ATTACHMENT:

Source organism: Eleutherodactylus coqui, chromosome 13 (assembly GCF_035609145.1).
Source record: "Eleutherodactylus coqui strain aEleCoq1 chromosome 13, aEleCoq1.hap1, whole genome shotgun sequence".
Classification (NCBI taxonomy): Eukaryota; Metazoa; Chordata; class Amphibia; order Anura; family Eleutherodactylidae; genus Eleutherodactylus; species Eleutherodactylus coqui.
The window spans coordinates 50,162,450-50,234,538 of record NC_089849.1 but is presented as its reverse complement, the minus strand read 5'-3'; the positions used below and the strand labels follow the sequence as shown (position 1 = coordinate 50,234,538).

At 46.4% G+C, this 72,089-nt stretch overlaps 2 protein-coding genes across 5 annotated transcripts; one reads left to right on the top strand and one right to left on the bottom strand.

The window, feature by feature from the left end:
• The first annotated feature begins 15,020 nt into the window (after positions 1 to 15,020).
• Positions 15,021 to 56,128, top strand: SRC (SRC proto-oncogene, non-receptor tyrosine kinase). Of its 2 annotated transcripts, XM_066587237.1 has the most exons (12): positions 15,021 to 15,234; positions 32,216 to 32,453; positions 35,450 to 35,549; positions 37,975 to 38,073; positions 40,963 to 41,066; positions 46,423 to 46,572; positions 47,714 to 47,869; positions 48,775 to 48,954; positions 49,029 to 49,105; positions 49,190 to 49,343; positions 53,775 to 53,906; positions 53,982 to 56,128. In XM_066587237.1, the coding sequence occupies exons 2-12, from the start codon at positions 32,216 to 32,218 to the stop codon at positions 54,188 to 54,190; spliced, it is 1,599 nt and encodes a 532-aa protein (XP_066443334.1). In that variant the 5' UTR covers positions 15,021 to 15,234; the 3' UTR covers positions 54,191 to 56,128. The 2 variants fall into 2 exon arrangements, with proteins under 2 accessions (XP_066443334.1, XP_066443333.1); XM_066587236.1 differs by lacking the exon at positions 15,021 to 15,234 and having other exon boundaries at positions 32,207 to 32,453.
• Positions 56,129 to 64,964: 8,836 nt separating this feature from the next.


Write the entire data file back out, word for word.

Source organism: Eleutherodactylus coqui, chromosome 13 (assembly GCF_035609145.1).
Source record: "Eleutherodactylus coqui strain aEleCoq1 chromosome 13, aEleCoq1.hap1, whole genome shotgun sequence".
Classification (NCBI taxonomy): Eukaryota; Metazoa; Chordata; class Amphibia; order Anura; family Eleutherodactylidae; genus Eleutherodactylus; species Eleutherodactylus coqui.
The window spans coordinates 50,162,450-50,234,538 of record NC_089849.1 but is presented as its reverse complement, the minus strand read 5'-3'; the positions used below and the strand labels follow the sequence as shown (position 1 = coordinate 50,234,538).

At 46.4% G+C, this 72,089-nt stretch overlaps 2 protein-coding genes across 5 annotated transcripts; one reads left to right on the top strand and one right to left on the bottom strand.

The window, feature by feature from the left end:
• The first annotated feature begins 15,020 nt into the window (after positions 1 to 15,020).
• Positions 15,021 to 56,128, top strand: SRC (SRC proto-oncogene, non-receptor tyrosine kinase). Of its 2 annotated transcripts, XM_066587237.1 has the most exons (12): positions 15,021 to 15,234; positions 32,216 to 32,453; positions 35,450 to 35,549; positions 37,975 to 38,073; positions 40,963 to 41,066; positions 46,423 to 46,572; positions 47,714 to 47,869; positions 48,775 to 48,954; positions 49,029 to 49,105; positions 49,190 to 49,343; positions 53,775 to 53,906; positions 53,982 to 56,128. In XM_066587237.1, the coding sequence occupies exons 2-12, from the start codon at positions 32,216 to 32,218 to the stop codon at positions 54,188 to 54,190; spliced, it is 1,599 nt and encodes a 532-aa protein (XP_066443334.1). In that variant the 5' UTR covers positions 15,021 to 15,234; the 3' UTR covers positions 54,191 to 56,128. The 2 variants fall into 2 exon arrangements, with proteins under 2 accessions (XP_066443334.1, XP_066443333.1); XM_066587236.1 differs by lacking the exon at positions 15,021 to 15,234 and having other exon boundaries at positions 32,207 to 32,453.
• Positions 56,129 to 64,964: 8,836 nt separating this feature from the next.